- Credit more valuable contributions. High-end or exquisite capabilities that provide unique value to NATO—such as surveillance drones, precision-guided munitions, mobile air and missile defense, and aerial refueling tankers—should count for more in burden-sharing calculations than, say, another infantry company. As cyber and hybrid threats increase, lower-threshold coding skills or know-how to counter disinformation make uniquely valuable contributions accessible to all allies.10Allies like the United States, the United Kingdom, and France will always provide the Alliance with the preponderance of its high-end capabilities, but other allies should be duly credited where they are able to contribute to high-end war fights or uniquely difficult challenges.
- Emphasize trendlines rather than headlines. Measuring contributions at a point in time has utility, but it misses more valuable information like whether those contributions are increasing or decreasing. For example, the fact that Germany has increased defense spending by more than thirty-five percent since 2014 should be celebrated but is overlooked because of the concomitant rise in German GDP.
- Reconsider what counts for burden sharing. In an era of new and expanding threats, investments in emerging tech or even pandemic preparation might reasonably be included in NATO burden-sharing figures. Investments in railways, ports, and other transportation infrastructure, while not normally funded through defense budgets, are critical to ensuring the mobility of allied reinforcements to the eastern flank.11Former commanding general of US Army Europe, Ben Hodges, has argued on multiple occasions that dual-use infrastructure investments should count toward the two-percent defense spending goal. See, Octavian Manea, “A Tour of Horizon Interview with Lieutenant General Ben Hodges on NATO Adaptation and the Russian Way of Warfare,” Small Wars Journal, August 7, 2018, https://smallwarsjournal.com/jrnl/art/small-wars-journal-interview-lieutenant-general-ben-hodges-nato-adaptation-and-russian-way Nonmilitary issues like the COVID-19 pandemic and climate change are actively changing the concept of security for many NATO allies. It will be a difficult discussion, but NATO should reconsider the nature of twenty-first century security.12Karen Donfried and Wolfgang Ischinger, “The Pandemic and the Toll of Transatlantic Discord,” Foreign Affairs, April 18, 2020, https://www.foreignaffairs.com/articles/united-states/2020-04-18/pandemic-and-toll-transatlantic-discord
- Introduce proportionality. NATO membership must come with responsibilities for all allies, but pretending the same standards that apply to the United States should apply to Croatia is logically disingenuous. Tiering allies by the size of their economies or militaries and selecting burden-sharing standards proportional for each tier is likely to produce better results, even if it comes with political challenges.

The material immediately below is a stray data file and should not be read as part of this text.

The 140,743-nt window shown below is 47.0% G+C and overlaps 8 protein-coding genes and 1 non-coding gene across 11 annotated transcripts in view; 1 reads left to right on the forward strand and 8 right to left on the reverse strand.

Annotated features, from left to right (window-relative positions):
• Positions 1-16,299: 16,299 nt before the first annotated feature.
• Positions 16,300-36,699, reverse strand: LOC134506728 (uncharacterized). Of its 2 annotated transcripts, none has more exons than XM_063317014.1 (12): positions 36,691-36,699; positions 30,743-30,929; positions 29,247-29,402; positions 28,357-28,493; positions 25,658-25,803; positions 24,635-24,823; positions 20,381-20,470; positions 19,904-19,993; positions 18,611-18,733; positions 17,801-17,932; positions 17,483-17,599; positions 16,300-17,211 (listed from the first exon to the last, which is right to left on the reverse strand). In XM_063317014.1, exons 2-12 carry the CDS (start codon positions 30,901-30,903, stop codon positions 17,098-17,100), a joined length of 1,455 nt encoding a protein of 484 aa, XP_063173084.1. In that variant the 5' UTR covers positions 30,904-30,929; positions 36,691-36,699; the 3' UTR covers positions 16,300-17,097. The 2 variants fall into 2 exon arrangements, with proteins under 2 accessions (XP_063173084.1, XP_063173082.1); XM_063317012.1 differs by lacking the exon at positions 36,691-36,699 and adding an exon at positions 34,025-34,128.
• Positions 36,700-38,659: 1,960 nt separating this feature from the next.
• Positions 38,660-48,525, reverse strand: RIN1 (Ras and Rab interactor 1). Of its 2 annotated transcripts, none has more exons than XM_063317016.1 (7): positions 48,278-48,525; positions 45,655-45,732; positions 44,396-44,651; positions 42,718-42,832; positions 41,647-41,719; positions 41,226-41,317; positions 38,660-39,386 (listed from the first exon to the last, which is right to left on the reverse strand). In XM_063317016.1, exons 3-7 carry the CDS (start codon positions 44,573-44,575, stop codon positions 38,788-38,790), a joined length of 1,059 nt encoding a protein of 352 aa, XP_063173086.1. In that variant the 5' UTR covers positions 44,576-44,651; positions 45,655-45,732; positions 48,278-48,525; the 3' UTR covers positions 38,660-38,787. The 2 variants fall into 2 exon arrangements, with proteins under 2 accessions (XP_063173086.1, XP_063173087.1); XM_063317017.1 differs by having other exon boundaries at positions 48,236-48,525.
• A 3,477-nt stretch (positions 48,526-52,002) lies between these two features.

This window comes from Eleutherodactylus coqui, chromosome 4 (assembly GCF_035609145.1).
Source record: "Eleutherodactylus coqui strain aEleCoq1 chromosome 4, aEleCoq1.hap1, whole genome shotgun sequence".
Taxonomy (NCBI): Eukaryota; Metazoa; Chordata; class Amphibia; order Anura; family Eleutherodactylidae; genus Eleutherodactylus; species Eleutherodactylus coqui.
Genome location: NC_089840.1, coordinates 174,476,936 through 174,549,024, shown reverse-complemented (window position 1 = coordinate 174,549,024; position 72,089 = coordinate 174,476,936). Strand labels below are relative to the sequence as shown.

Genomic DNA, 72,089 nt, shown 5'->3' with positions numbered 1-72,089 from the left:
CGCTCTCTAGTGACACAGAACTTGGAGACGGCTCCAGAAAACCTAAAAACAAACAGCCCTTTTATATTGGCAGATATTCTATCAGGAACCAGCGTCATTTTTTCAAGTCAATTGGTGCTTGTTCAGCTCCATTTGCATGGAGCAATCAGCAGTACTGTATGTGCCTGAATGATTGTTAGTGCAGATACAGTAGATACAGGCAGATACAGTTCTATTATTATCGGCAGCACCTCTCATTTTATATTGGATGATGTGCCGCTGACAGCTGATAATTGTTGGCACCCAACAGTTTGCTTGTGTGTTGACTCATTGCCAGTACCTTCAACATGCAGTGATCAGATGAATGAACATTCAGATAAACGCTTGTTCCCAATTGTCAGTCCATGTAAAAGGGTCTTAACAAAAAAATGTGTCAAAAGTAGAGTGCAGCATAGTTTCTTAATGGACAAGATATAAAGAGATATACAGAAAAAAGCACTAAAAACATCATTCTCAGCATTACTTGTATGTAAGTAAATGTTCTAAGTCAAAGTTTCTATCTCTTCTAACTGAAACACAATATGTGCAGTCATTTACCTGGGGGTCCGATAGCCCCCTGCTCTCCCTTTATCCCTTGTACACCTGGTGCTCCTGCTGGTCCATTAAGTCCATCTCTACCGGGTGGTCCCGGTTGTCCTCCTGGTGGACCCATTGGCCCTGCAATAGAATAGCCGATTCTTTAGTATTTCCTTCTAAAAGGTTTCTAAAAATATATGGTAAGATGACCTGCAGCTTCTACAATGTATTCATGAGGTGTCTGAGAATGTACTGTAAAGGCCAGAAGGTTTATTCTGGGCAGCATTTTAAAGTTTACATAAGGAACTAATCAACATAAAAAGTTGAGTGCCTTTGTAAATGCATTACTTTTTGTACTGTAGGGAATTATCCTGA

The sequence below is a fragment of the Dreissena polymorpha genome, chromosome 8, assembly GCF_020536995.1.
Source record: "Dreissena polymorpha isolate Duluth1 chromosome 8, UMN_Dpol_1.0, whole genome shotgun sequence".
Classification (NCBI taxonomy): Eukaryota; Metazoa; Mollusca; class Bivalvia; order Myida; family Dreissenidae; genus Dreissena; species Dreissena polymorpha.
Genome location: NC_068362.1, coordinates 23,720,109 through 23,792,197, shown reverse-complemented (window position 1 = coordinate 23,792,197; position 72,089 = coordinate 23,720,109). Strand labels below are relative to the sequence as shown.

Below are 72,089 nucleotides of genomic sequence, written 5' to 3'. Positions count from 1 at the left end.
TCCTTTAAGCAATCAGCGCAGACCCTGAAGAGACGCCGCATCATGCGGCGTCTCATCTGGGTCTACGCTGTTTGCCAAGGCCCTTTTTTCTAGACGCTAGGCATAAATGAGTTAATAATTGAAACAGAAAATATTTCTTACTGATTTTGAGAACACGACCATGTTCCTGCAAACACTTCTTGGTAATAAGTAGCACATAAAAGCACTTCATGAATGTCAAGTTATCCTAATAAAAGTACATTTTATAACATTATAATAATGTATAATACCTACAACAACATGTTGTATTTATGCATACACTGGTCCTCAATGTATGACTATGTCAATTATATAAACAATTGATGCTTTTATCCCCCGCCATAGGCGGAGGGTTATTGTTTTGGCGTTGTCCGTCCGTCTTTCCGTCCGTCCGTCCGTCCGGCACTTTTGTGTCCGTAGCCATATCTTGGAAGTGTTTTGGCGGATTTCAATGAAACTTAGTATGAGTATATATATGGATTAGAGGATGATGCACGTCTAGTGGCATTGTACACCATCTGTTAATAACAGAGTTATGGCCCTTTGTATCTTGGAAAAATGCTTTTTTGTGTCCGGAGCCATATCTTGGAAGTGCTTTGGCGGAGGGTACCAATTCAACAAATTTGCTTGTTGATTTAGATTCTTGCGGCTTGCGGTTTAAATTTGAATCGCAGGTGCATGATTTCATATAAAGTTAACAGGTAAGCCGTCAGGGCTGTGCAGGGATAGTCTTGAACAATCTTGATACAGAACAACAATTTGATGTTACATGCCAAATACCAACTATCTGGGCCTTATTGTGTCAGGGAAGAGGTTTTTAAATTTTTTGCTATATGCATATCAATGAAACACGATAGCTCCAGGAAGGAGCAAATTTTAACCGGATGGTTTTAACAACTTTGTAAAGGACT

- Promote solidarity. NATO’s legitimacy and power stems from thirty nations speaking and acting in unison. Any burden-sharing metric must do more to strengthen cohesion than to unravel it.
In an ideal world, NATO could keep discussions about burden sharing out of the public eye altogether, granting that any organization with thirty democratic members will inevitably have disparities. This would require the US public and political community to recognize what is self-evident to much of the policy community—that the benefits the United States accrues from NATO are worth the costs.
To be clear, NATO’s effectiveness requires capable militaries, and this will be expensive. Tough decisions will always be required. Real work needs to be done to expand defense investment in equipment, readiness, emerging technologies, digitalization, and research and development. Substantial and targeted spending to create effective deterrence, particularly by large European countries like Germany, must remain a priority. We need to do all this in a way that avoids the pitfalls of oversimplification and acrimony that have too often defined the two-percent debate over the last decade.
The point of two percent was to get Europe to do more. That is happening. Now the discussion must move forward in a different way, and 2021 is the time to start.
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Derek Chollet is executive vice president and senior advisor for security and defense policy at The German Marshall Fund of the United States. He previously served as US assistant secretary of defense for international security affairs.
Steven Keil is a fellow at The German Marshall Fund of the United States, where he focuses on transatlantic security with an emphasis on the US, Russia, Germany, and NATO.
Christopher Skaluba is the director of the Transatlantic Security Initiative in the Atlantic Council’s Scowcroft Center for Strategy and Security. He previously served as principal director for European and NATO Policy in the Office of the Secretary of Defense.